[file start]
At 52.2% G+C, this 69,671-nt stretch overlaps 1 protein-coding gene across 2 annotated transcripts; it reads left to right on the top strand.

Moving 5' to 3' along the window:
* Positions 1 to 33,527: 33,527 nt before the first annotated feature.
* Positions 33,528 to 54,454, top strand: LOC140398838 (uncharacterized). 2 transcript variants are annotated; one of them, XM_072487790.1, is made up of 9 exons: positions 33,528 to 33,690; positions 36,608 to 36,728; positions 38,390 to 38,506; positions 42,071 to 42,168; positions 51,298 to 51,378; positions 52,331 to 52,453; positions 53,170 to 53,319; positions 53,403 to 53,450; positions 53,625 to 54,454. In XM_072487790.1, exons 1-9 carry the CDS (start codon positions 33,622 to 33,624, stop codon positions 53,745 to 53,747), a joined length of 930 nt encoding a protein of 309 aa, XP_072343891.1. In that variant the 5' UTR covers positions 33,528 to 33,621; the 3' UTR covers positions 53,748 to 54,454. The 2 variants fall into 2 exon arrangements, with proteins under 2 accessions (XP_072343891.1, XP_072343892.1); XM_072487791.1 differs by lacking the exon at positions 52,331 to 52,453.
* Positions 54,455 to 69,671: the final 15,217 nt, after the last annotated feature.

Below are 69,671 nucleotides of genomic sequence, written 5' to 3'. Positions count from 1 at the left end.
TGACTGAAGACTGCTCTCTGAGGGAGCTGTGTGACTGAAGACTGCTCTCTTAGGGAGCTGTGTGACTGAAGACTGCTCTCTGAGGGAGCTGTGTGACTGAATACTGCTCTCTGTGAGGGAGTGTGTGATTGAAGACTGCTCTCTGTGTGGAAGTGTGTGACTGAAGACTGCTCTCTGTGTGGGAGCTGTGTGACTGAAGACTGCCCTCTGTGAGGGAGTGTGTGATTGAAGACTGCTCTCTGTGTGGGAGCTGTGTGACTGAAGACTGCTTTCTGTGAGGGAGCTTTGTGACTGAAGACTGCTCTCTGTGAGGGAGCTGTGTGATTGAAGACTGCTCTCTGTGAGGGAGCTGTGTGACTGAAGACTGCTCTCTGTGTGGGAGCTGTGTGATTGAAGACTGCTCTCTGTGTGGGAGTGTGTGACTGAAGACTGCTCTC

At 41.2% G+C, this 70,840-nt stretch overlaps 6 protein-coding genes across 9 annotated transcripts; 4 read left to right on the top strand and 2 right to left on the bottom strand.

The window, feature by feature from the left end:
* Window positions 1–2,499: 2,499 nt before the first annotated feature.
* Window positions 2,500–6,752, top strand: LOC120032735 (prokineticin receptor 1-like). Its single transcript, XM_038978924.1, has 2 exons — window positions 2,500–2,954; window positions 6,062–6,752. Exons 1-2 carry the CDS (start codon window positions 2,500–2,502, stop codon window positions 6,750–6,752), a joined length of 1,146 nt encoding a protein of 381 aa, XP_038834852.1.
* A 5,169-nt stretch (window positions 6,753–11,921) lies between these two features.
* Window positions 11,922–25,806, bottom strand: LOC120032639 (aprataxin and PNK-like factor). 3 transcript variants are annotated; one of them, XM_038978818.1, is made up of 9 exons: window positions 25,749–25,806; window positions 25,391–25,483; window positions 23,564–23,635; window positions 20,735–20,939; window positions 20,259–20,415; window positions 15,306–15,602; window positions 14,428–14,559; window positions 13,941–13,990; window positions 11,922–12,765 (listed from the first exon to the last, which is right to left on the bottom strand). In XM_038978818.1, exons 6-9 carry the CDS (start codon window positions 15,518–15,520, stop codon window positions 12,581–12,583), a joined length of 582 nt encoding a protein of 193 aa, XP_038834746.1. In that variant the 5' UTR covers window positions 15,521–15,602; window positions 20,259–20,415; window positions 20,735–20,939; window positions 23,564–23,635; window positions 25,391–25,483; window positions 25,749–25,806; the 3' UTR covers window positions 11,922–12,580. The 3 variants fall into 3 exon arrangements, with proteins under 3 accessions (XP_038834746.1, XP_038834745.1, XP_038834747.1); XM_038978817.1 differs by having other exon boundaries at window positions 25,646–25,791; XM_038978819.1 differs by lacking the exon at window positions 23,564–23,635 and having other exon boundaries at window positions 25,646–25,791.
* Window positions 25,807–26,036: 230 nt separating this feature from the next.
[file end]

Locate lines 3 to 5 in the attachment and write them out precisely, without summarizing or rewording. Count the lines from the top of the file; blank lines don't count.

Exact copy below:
* Positions 1 to 33,527: 33,527 nt before the first annotated feature.
* Positions 33,528 to 54,454, top strand: LOC140398838 (uncharacterized). 2 transcript variants are annotated; one of them, XM_072487790.1, is made up of 9 exons: positions 33,528 to 33,690; positions 36,608 to 36,728; positions 38,390 to 38,506; positions 42,071 to 42,168; positions 51,298 to 51,378; positions 52,331 to 52,453; positions 53,170 to 53,319; positions 53,403 to 53,450; positions 53,625 to 54,454. In XM_072487790.1, exons 1-9 carry the CDS (start codon positions 33,622 to 33,624, stop codon positions 53,745 to 53,747), a joined length of 930 nt encoding a protein of 309 aa, XP_072343891.1. In that variant the 5' UTR covers positions 33,528 to 33,621; the 3' UTR covers positions 53,748 to 54,454. The 2 variants fall into 2 exon arrangements, with proteins under 2 accessions (XP_072343891.1, XP_072343892.1); XM_072487791.1 differs by lacking the exon at positions 52,331 to 52,453.
* Positions 54,455 to 69,671: the final 15,217 nt, after the last annotated feature.